Each year AI’s cognitive speed and power doubles; ours does not. Corporations and government agencies are pouring billions into achieving AI’s Holy Grail — human-level intelligence. Scientists argue that AI that advanced will have survival drives much like our own. Can we share the planet with it and survive?

The recently published book Our Final Invention explores how the pursuit of Artificial Intelligence challenges our existence with machines that won’t love us or hate us, but whose indifference could spell our doom. Until now, intelligence has been constrained by the physical limits of its human hosts. What will happen when the brakes come off the most powerful force in the universe?

This London Futurists Hangout on Air will feature a live discussion between the author of Our Final InventionJames Barrat, and an international panel of leading futurists: Jaan TallinnWilliam HertlingCalum Chace, and Peter Rothman.

The main panellist on this occasion, James Barrat, isn’t the only distinguished author on the panel. Calum Chace‘s book “Pandora’s Brain”, which I’ve had the pleasure to read ahead of publication, should go on sale some time later this year. William Hertling is the author of a trilogy of novels

  • Avogadro Corp: The Singularity Is Closer Than It Appears,
  • A.I. Apocalypse,
  • The Last Firewall.

The company Avogadro Corp that features in this trilogy has, let’s say, some features in common with another company named after a large number, i.e. Google. I found all three novels to be easy to read, as well as thought-provoking. Without giving away plot secrets, I can say that the books feature more than one potential route for smarter-than-human general purpose AI to emerge. I recommend them. Start with the first, and see how you get on.

Anticipating 2025

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The near future deserves more of our attention.

A good way to find out about the Anticipating 2025 event is to look at the growing set of “Speaker preview” videos that are available at http://anticipating2025.com/previews/.

You’ll notice that at least some of these videos have captions available, to help people to catch everything the speakers say.

These captions have been produced by a combination of AI and human intelligence:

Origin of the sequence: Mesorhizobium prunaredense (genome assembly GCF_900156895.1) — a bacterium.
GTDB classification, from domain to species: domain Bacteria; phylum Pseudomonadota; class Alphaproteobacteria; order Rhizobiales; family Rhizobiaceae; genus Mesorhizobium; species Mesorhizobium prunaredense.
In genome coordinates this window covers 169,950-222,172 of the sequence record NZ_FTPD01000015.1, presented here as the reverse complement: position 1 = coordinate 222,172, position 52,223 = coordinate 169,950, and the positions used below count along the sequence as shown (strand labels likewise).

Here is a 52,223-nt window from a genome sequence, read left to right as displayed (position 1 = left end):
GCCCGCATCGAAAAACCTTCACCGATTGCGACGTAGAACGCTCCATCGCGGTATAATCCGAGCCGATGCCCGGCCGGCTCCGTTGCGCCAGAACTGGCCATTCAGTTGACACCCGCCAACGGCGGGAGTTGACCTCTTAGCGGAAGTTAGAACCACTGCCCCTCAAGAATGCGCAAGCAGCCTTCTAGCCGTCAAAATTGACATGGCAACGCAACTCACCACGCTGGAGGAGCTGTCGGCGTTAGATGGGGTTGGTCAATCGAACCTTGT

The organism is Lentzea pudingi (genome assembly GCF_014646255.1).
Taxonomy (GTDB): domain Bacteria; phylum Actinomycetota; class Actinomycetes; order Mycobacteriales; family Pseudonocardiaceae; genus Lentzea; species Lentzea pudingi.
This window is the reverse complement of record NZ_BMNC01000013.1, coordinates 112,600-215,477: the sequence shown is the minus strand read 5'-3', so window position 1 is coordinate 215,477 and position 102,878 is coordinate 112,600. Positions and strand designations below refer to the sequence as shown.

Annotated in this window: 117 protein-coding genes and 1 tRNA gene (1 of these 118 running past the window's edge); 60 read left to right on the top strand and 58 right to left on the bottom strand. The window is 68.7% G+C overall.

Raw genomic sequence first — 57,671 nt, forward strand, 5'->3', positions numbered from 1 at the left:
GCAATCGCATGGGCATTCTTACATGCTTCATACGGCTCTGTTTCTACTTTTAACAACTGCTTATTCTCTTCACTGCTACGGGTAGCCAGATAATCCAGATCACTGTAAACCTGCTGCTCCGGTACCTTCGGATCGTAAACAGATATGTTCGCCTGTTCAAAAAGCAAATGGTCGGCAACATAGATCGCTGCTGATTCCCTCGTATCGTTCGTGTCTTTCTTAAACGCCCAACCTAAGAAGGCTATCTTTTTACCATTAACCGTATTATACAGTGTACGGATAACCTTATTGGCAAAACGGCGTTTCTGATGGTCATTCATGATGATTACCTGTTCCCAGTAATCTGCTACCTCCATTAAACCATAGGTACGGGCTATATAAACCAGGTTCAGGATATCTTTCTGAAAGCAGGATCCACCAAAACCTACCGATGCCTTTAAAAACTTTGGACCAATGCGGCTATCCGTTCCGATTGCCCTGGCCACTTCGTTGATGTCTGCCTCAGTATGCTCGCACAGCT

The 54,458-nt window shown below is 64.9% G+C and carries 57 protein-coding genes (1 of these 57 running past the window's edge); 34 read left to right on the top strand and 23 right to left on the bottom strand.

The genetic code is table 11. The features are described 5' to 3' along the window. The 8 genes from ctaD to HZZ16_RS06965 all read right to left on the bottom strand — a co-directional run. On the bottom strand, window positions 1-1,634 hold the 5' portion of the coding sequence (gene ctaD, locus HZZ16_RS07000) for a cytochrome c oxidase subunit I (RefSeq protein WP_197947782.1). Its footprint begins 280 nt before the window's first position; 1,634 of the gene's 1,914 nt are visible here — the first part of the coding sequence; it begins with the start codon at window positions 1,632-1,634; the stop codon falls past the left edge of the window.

• Google provides automatically generated transcripts, from its speech recognition engine, for videos uploaded to YouTube
  • A team of human volunteers works through these transcripts, cleaning them up, before they are published.

My thanks go to everyone involved so far in filming and transcribing the speakers.

Registration for this conference requires payment at time of registration. There are currently nearly 50 people registered, which is a good start (with more than two months to go) towards filling the venue’s capacity of 220.

Early bird registration, for both days, is pegged at £40. I’ll keep early bird registration open until the first 100 tickets have been sold. Afterwards, the price will increase to £50.

Smartphones and beyond

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Here’s a brief introduction to this book:

The smartphone industry has seen both remarkable successes and remarkable failures over the last two decades. Developments have frequently confounded the predictions of apparent expert observers. What does this rich history have to teach analysts, researchers, technology enthusiasts, and activists for other forms of technology adoption and social improvement?

As most regular readers of this blog know, I’ve worked in mobile computing for 25 years. That includes PDAs (personal digital assistants) and smartphones. In these fields, I’ve seen numerous examples of mobile computing becoming more powerful, more useful, and more invisible – becoming a fundamental part of the fabric of society. Smartphone technology which was at one time expected to be used by only a small proportion of the population – the very geeky or the very rich – is now in regular use by over 50% of the population in many countries in the world.

As I saw more and more fields of human interest on the point of being radically transformed by mobile computing and smartphone technology, the question arose in my mind: what’s next? Which other fields of human experience will be transformed by smartphone technology, as it becomes still smaller, more reliable, more affordable, and more powerful? And what about impacts of other kinds of technology?

Taking this one step further: can the processes which have transformed ordinary phones into first smartphones and then superphones be applied, more generally, to transform “ordinary humans” (humans 1.0, if you like), via smart humans or trans humans, into super humans or post humans?

These are the questions which have motivated me to write this book. You can read a longer introduction here.

I’m currently circulating copies of the first twenty chapters for pre-publication review. The chapters available are listed here, with links to the opening paragraphs in each case, and there’s a detailed table of contents here.

As described in the “Downloads” page of the book’s website, please let me know if there are any chapters you’d particularly like to review.